How well do you know your customers? Today, understanding customers is becoming increasingly important to encourage brand loyalty. In fact, studies show that 66% of customers expect companies to understand their needs, and that customer-centric companies are 60% more profitable than those that don’t focus on customers. One way savvy companies, and the market researchers working for them, get to know their customers is by creating buyer personas. In this blog, we’ll discuss buyer personas with examples and show how surveys can help inform them.
What is a Buyer Persona and Why is it Important?
A buyer persona, sometimes called a user or customer persona, is a semi-fictional representation of the various potential buyers of a product or service. Developed in the 1990s by Alan Cooper, known as the founding father of personas, he championed their use to create more user-friendly products. “Personas provide us with a precise way of thinking and communicating about how users behave, how they think, what they wish to accomplish, and why,” Cooper is quoted as saying.
Today, researchers use buyer persons to better understand their target audiences and build marketing campaigns that will appeal to the audience. After all, if a marketer fails to understand their audience, they likely will not be able to give them what they want or market to them appropriately. In addition, incorrectly marketing a product to potential buyers, or using the wrong messaging, can make a brand seem out of touch with their target audience, resulting in lost customers and a lot of wasted time and money.
Creating Buyer Personas
Personas are created by marketers and researchers through existing consumer data, interviews and surveys, and some educated guesses. Most buyer persona templates use demographic and psychographic details. Demographic data includes data like age, race, gender, education or income level, occupation, and so on. Psychographic data delves into how a person feels, their goals and values, challenges they face, and so on. In our blog on psychographic data, we highlighted how researchers can use both types of data to come up with an ideal buyer persona.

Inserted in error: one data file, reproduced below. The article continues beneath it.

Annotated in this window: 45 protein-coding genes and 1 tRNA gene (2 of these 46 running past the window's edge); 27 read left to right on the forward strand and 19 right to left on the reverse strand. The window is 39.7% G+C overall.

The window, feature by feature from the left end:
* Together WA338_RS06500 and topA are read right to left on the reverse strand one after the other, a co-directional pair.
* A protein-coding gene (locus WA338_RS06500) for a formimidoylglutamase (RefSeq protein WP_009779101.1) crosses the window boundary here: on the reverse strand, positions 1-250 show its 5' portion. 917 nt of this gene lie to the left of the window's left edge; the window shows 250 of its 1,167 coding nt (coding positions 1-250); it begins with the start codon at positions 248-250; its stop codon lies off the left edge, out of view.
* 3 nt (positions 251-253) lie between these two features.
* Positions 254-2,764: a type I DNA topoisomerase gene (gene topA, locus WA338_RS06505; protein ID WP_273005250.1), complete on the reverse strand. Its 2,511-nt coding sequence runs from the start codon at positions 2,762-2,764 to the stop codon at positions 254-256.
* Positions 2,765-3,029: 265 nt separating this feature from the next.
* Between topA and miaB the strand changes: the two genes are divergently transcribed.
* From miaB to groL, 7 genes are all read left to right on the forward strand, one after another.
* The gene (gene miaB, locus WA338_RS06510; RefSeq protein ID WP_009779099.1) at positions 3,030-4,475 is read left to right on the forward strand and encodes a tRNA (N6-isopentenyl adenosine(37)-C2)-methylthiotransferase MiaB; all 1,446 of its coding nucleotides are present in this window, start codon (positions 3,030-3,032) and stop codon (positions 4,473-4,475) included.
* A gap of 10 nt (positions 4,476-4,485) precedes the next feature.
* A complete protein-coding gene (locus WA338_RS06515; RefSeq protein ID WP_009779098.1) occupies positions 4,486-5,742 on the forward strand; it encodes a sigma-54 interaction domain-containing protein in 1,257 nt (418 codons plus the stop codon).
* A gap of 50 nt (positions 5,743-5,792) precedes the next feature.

It’s important to understand that it’s not uncommon for a company to have a number of buyer personas. That’s because they may have a number of products or services aimed at different audiences requiring different types of buyer personas. For example, a business-to-consumer (B2C) company like Ford is likely to have a very different personas when it comes to buyers of their rugged F-150 truck, their sporty Mustang Bullitt, and their eco-friendly Escape Hybrid.
Similarly, a business-to-business (B2B) company may have different personas because they target both members of the C-suite and administrative assistants. Both of these potential buyers may be able to use the same product or service, but have very different reasons for wanting it, necessitating a change in how it is marketed to each.
When creating a buyer persona, the main thing to remember is to be empathetic. That is, you need to try to get in touch with the needs, feelings, challenges, pain points, goals and motivations of your audience. Through empathy, strong buyer personas emerge.
Buyer Persona Examples
Let’s see how a buyer persona may look for a hypothetical company that sells exercise equipment. The company has developed a buyer persona for someone they call “Millennial Mark” using demographic and psychographic data. Millennial Mark, and consumers like him, are their main target audience.
Now, this company could have other personas. They may also be marketing to “Boomer Barbara,” who is an older female looking to maintain her health in her golden years. They may also be marketing their equipment to gyms and fitness centers, meaning not only do they have B2C personas, but B2B personas. In this case, they may have a persona named “Gym Owner John,” and his needs are focused not on his own health or fitness goals, but on bringing in new customers by offering the latest and greatest equipment. Again, each persona will likely be marketed to in a different way.
Using Surveys to Inform Buyer Personas
As mentioned previously, educated guesses are allowed when developing personas; most companies have some idea of who is buying their products and services. However, guessing can only get you so far. To create true buyer personas, it’s helpful to engage with past and current buyers to learn more about them.